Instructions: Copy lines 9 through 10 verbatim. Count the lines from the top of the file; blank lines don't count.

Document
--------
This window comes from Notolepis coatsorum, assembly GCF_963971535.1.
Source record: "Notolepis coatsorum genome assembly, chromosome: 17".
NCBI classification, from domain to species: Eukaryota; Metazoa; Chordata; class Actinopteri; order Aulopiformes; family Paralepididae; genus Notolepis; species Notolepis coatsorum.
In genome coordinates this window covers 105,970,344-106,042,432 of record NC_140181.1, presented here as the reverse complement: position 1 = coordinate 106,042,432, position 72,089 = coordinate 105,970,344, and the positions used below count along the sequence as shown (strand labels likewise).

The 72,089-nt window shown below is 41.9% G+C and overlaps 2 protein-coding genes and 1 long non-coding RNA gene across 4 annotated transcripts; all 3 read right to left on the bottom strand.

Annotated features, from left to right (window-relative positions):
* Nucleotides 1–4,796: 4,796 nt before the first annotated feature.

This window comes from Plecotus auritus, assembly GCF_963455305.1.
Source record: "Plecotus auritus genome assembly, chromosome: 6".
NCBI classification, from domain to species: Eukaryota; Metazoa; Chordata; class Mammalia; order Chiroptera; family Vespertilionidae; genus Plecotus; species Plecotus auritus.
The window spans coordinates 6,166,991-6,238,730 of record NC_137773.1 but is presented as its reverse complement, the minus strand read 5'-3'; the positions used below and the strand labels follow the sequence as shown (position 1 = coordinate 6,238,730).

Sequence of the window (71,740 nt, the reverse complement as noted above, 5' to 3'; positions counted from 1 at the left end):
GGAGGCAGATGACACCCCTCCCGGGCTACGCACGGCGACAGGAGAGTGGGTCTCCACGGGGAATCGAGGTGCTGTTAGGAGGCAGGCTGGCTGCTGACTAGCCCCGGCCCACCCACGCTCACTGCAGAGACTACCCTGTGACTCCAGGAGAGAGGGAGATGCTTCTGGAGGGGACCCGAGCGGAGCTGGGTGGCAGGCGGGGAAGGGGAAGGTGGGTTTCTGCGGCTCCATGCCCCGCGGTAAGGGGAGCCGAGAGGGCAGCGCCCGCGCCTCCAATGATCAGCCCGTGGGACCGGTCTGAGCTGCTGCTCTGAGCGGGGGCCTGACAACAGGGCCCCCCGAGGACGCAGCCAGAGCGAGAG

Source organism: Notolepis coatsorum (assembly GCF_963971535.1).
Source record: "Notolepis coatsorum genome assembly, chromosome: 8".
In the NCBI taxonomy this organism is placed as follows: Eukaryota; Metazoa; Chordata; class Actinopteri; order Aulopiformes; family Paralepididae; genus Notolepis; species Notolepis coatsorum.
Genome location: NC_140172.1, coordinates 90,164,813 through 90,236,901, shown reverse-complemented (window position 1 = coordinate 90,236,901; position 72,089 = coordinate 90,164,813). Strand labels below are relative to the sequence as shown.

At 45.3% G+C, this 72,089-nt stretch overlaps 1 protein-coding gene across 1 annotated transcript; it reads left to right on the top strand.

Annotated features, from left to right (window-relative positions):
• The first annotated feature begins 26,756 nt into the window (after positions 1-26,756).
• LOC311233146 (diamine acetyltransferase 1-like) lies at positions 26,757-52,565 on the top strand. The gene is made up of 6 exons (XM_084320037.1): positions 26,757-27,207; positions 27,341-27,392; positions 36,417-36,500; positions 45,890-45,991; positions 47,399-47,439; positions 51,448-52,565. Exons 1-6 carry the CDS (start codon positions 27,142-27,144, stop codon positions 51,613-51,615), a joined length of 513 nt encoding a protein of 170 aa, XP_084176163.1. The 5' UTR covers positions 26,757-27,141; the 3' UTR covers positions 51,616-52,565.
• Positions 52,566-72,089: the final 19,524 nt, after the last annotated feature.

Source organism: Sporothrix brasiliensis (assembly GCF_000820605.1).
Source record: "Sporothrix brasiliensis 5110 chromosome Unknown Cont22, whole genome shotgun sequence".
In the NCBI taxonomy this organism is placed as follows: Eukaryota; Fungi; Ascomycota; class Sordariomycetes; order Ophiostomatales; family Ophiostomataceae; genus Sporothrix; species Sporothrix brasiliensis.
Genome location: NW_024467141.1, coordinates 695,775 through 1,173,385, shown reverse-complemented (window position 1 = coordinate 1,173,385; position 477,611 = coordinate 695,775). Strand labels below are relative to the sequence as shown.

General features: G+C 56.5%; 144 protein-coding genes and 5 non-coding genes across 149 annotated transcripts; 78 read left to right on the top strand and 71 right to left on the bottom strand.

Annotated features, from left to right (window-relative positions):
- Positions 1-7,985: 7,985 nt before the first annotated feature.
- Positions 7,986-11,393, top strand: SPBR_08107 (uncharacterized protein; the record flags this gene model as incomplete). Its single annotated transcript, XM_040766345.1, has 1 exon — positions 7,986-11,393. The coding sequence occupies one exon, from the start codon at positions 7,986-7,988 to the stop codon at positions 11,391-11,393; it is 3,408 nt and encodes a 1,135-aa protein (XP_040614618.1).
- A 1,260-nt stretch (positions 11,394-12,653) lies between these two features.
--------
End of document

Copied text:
Source record: "Plecotus auritus genome assembly, chromosome: 6".
NCBI classification, from domain to species: Eukaryota; Metazoa; Chordata; class Mammalia; order Chiroptera; family Vespertilionidae; genus Plecotus; species Plecotus auritus.